Had you asked me a year ago what my focus was as an editor, I’d have said (almost without thinking) “grammar, usage, and mechanics.” I was sure I could label myself a copy editor; I was aware of all those nit-picky things that average folks either don’t see or aren’t bothered by. Not only was I bothered by them (and I still am, make no mistake), I would stop reading a book if there were too many errors (as I define “too many,” of course).
Dialogue gets a pass because, well, it’s dialogue, and characters talk like people, and most people just, y’know, talk. They don’t worry about correctness, they worry about making a point. Being understood. Whatever that takes, that’s what they do. But narrative . . . oh, lawdy, if there were too many errors in the narrative passages within the first chapter or so? I’d close the book and that was the end. It never got another chance with me, no sirree.
Time passes. ::insert .wmv of analog clock with swiftly-moving hands::
Now, I would still call myself a copy editor, but I’m sending out tentative tendrils into the realm of developmental editing. I think some of my clients would say I am a dev-editor based solely on the types of things I mark for them. I rewrite paragraphs to improve flow. I rewrite sentences to vary structure. Sometimes, if I feel the writer is capable (not all of them are, but a good number, I think), I’ll leave comments along the lines of “too many compound sentences here. Rework for more variety.” If they don’t understand, they ask me. That’s a good thing. I want to be able to teach them how to make their own improvements. Not to put myself out of a job, but to make mine easier by improving their skills. If all I have to do is check GUM issues, I can work quicker than if I have to rewrite paragraph after paragraph.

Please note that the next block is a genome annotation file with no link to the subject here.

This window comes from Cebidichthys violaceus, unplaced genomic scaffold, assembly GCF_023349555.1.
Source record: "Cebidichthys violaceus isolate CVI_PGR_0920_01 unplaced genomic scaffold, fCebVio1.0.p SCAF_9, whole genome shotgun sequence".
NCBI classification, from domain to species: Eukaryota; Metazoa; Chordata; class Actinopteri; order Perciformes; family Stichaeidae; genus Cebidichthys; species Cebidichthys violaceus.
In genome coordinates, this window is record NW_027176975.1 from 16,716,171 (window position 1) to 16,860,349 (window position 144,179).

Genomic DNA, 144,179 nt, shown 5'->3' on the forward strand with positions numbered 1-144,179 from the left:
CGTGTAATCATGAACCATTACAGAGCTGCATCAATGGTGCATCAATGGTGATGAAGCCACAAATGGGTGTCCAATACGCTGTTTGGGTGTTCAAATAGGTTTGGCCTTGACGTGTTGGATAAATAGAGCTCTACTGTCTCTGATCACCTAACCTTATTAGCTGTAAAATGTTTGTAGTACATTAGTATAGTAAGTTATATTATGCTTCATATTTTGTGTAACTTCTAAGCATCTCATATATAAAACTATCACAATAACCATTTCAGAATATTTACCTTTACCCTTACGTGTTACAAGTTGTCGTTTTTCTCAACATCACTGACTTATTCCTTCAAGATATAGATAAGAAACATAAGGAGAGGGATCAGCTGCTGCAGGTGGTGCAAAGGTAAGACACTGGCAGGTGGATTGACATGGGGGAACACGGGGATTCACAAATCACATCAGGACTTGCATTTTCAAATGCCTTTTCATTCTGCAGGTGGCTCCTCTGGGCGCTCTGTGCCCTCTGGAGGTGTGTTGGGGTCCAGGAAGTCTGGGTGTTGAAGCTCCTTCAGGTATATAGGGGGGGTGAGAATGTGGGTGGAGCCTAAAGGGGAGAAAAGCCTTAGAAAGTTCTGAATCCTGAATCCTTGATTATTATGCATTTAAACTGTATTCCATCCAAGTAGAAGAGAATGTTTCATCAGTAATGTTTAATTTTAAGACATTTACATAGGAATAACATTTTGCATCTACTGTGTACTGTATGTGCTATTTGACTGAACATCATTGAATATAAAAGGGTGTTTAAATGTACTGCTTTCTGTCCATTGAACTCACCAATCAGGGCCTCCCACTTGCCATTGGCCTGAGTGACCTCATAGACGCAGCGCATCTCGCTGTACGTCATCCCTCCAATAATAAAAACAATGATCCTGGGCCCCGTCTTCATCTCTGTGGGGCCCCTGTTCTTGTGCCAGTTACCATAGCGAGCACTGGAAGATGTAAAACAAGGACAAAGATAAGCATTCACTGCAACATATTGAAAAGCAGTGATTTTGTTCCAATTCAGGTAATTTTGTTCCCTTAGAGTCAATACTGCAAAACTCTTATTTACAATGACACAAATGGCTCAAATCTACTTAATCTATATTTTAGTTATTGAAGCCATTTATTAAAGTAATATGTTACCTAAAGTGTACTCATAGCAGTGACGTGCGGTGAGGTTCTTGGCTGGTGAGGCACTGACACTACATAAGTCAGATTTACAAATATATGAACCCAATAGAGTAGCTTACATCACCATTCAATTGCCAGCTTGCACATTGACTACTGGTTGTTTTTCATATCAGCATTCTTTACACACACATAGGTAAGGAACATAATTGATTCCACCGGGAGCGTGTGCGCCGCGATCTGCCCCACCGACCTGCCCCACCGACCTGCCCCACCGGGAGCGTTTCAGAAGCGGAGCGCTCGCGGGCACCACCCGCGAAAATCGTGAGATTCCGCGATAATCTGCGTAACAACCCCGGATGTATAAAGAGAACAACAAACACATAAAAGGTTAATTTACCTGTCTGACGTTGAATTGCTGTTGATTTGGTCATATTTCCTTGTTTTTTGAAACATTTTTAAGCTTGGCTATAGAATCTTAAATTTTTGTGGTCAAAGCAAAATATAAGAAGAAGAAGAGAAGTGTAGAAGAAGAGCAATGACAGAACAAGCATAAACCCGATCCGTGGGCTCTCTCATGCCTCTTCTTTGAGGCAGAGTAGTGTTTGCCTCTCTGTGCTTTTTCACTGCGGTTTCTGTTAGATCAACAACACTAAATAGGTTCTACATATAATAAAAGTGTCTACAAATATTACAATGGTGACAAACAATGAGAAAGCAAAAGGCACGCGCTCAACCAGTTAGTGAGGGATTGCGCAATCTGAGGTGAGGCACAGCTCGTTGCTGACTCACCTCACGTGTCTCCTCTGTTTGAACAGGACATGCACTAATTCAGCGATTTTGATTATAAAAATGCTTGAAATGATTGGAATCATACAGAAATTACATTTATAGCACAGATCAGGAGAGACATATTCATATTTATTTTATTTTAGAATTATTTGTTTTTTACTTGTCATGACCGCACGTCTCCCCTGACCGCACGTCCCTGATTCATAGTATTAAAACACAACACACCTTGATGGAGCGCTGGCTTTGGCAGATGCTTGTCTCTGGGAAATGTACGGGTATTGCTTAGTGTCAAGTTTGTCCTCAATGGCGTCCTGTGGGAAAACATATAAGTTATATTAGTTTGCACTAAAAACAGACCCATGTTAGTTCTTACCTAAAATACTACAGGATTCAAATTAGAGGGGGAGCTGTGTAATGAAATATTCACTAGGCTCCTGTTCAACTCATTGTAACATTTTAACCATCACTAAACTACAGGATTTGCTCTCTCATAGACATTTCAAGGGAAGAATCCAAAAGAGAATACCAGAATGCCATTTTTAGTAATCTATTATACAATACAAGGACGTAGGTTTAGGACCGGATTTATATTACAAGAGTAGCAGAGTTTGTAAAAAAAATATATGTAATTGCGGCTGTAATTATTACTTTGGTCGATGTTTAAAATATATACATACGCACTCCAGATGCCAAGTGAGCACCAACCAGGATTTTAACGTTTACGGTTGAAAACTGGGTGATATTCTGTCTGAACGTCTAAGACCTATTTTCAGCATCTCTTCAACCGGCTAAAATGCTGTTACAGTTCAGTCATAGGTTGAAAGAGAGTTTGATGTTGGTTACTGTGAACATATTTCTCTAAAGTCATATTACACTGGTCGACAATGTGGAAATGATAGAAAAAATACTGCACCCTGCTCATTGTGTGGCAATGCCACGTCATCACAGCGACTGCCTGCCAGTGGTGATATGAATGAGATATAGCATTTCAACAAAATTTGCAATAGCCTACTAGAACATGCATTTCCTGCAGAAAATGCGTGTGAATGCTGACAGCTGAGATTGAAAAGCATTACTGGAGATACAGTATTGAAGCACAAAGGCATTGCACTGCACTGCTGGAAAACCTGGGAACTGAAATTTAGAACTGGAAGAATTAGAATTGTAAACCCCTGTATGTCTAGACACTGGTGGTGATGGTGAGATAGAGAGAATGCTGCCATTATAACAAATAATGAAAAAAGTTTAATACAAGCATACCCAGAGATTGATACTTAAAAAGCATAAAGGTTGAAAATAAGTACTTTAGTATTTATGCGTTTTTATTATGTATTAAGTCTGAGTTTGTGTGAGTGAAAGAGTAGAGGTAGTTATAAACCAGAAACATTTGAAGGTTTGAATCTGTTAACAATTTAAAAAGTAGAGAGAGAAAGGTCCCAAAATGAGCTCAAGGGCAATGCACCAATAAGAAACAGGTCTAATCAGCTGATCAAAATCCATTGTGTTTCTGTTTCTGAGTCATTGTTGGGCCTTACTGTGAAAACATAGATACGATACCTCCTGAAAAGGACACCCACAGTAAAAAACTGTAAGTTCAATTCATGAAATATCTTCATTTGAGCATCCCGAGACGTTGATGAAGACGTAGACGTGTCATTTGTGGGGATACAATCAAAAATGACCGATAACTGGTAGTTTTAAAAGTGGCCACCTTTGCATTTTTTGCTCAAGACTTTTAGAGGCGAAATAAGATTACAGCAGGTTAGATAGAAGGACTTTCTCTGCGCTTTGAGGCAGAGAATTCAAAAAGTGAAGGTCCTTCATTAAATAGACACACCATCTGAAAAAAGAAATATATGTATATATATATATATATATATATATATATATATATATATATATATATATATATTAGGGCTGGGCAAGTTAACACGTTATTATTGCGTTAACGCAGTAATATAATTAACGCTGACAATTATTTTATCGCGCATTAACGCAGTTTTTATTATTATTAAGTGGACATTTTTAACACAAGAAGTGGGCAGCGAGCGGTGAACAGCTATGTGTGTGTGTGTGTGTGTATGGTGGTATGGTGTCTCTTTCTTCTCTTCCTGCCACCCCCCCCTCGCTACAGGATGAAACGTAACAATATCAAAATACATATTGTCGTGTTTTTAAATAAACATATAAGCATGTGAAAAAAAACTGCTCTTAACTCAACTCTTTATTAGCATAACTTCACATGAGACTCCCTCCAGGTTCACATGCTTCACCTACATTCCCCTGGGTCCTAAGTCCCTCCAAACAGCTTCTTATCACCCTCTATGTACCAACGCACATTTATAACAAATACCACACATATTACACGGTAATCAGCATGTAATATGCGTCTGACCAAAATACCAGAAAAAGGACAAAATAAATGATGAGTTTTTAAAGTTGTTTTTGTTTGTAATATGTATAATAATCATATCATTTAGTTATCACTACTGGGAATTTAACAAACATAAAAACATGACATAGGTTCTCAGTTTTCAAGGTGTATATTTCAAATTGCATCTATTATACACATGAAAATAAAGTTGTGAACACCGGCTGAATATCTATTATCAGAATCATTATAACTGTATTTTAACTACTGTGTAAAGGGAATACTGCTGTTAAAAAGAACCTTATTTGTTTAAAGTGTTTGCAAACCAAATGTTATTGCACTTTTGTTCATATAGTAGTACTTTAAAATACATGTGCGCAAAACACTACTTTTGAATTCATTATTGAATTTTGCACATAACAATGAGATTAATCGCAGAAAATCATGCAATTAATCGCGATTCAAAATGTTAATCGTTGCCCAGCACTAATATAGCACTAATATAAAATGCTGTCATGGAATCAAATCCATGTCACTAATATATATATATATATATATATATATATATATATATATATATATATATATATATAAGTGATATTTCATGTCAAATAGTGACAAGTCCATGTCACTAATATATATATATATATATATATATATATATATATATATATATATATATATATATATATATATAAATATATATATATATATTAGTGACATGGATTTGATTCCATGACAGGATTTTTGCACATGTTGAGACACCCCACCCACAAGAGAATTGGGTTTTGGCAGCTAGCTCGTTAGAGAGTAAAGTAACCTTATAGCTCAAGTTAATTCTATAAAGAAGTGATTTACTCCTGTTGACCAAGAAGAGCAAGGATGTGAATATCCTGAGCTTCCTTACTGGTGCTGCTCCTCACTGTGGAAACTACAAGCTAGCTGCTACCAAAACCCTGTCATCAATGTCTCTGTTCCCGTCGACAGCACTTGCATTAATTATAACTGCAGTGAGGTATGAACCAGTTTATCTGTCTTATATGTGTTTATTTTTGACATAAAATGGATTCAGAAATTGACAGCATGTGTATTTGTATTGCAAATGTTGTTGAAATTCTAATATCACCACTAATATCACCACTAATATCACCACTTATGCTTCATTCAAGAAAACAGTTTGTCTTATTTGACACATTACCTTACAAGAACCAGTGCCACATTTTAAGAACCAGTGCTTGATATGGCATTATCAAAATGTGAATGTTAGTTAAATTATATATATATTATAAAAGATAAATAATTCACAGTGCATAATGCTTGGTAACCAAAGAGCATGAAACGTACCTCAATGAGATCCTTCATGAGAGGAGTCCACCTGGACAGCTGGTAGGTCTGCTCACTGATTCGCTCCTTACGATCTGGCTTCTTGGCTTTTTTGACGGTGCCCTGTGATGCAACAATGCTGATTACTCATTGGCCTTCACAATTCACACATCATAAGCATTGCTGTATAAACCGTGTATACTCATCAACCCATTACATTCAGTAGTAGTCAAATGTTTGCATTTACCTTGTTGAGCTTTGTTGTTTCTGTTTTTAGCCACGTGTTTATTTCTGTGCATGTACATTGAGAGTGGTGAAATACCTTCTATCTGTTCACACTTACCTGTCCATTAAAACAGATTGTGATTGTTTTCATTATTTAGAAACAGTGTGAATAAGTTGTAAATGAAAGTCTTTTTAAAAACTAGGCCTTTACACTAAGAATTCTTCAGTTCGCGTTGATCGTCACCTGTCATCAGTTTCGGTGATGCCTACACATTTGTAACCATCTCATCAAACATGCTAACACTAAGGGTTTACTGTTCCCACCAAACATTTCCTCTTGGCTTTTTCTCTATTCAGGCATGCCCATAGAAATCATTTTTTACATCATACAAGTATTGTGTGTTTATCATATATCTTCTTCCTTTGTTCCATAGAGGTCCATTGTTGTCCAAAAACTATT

Then there are those very few who come to me with work at which I take one look and shake my head sadly. “This isn’t ready for me,” I have to tell them, and I send them off to find a developmental editor who will be patient and thoughtful, equal parts creative writing teacher and Miss Thistlebottom. If the writing’s at high-school level–I mean average high-school, not honors/AP level–it’s not ready for me. I don’t charge nearly enough to teach grammar. If you can’t construct a complete sentence and don’t know how to organize a paragraph, you’re not ready to work with me.
I need to learn more myself about narrative structure. About the flow of the story, whether it’s a short story or a 110,000-word novel. Right now I’m not competent to critique on that level. I can say “this paragraph makes no sense here,” but I’m not able to say “this entire chapter needs to move.” Not yet, but I’m getting there. I think.
See? I don’t always sit here grousing about how the language is dying because “selfie” is now in the dictionary, or about how a misplaced modifier makes my blood boil. (More often it makes me chuckle. Not always, but damn, some of them are pretty amusing.) Sometimes I sit here thinking about how I can improve my skills. Because there is always room for that.
Even for me.